“When I lost my job, I felt as if someone had thrown a bucket of cold water over me. My self-esteem suffered terribly.”—Tony, Germany.
“I felt as though a heavy stone had been placed upon my head. As a single parent, I worried about how I would feed my two children and pay my bills.”—Mary, India.
“I was very discouraged when I lost my job, and I was anxious about whether I would be able to find another one.”—Jaime, Mexico.
WORLDWIDE, millions are enduring the same plight as Tony, Mary, and Jaime. About the turn of this century, it was estimated that 10 percent of the workforce in Europe and Central Asia—some 23 million people—were looking for work. In some less-developed lands, more than a quarter of the labor force is without paid employment. In the United States, “nearly 2.6 million jobs have disappeared over all during the last 28 months,” declared The New York Times in July 2003.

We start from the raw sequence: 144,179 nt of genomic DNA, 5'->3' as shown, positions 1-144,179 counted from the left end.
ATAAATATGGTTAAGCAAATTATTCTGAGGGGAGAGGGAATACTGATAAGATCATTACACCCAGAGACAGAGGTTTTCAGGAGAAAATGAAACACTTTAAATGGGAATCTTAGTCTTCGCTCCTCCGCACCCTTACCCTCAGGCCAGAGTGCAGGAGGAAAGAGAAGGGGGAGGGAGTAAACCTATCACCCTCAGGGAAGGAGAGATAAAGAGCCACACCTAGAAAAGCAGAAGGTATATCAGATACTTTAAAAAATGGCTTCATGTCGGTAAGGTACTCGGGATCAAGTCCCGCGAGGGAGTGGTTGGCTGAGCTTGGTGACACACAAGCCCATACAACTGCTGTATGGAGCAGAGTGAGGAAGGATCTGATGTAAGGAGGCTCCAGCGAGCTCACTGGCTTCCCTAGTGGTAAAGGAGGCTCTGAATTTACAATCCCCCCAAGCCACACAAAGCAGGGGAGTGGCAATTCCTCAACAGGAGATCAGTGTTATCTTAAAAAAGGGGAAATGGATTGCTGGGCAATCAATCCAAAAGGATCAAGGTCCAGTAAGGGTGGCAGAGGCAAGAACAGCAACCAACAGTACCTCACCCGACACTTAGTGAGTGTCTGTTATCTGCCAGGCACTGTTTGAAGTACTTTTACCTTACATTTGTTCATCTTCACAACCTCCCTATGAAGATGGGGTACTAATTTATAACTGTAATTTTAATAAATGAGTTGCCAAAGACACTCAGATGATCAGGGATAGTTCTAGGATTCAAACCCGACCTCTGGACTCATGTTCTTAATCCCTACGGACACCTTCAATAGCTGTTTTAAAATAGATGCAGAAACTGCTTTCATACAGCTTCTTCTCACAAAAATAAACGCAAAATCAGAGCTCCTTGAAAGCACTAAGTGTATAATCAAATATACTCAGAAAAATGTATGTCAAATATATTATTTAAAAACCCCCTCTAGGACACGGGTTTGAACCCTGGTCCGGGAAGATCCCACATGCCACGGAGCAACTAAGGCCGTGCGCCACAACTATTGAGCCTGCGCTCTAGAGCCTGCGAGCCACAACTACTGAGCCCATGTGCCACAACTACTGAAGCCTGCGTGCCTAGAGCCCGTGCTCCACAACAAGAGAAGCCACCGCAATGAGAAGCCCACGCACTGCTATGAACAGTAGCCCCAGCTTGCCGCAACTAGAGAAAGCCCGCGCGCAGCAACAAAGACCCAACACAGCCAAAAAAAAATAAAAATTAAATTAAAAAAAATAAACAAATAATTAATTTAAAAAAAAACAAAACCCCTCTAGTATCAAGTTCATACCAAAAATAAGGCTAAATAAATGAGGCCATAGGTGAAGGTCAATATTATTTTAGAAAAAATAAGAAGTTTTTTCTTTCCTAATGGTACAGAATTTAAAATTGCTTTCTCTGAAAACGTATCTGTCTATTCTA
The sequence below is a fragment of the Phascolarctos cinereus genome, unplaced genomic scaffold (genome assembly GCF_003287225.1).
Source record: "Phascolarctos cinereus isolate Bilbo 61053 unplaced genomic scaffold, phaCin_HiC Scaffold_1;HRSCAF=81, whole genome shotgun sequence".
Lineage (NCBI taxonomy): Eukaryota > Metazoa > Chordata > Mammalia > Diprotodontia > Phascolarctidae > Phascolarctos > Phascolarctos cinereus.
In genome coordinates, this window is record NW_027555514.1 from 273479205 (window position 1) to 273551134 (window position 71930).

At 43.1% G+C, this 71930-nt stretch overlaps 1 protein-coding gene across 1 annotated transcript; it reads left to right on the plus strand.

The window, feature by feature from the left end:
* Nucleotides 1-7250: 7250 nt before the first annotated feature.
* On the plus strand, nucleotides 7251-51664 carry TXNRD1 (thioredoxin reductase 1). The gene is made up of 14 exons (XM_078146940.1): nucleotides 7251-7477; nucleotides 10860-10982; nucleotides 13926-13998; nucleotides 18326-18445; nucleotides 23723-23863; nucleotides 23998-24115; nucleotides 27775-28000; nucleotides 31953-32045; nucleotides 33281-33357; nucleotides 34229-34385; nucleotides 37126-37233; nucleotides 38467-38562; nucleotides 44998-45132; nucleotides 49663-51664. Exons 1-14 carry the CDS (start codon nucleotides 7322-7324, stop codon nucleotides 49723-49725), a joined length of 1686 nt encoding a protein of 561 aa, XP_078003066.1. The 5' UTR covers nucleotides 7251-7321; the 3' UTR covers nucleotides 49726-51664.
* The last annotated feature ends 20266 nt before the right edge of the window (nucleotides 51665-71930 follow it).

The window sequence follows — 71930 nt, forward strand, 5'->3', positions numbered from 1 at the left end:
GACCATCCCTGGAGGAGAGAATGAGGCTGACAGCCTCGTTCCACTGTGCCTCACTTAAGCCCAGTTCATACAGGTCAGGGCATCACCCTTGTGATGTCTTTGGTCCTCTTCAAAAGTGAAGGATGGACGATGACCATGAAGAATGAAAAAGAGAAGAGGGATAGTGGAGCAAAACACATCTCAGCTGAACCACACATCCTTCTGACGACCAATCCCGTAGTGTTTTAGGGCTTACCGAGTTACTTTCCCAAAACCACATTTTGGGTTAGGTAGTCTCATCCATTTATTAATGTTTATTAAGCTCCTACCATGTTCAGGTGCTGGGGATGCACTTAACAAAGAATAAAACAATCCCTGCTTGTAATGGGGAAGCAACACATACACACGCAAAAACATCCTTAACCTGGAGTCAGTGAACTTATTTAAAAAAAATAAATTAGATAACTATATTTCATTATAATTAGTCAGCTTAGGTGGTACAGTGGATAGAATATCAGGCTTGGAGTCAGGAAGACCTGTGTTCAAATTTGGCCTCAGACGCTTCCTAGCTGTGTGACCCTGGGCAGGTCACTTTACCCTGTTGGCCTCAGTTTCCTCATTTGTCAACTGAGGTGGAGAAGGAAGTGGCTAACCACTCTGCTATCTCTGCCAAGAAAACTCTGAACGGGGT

In many lands the search for employment presents serious obstacles. For example, each year a tidal wave of high-school and college graduates floods the job market. In addition, having a degree or specialized training is no guarantee that one will find work in a chosen profession. Thus, it is now quite common for people to change jobs several times during their working life. Some even have to change careers entirely.
If you find yourself unemployed, what can you do to improve your chances of finding work? And once you find a job, what can you do to keep it?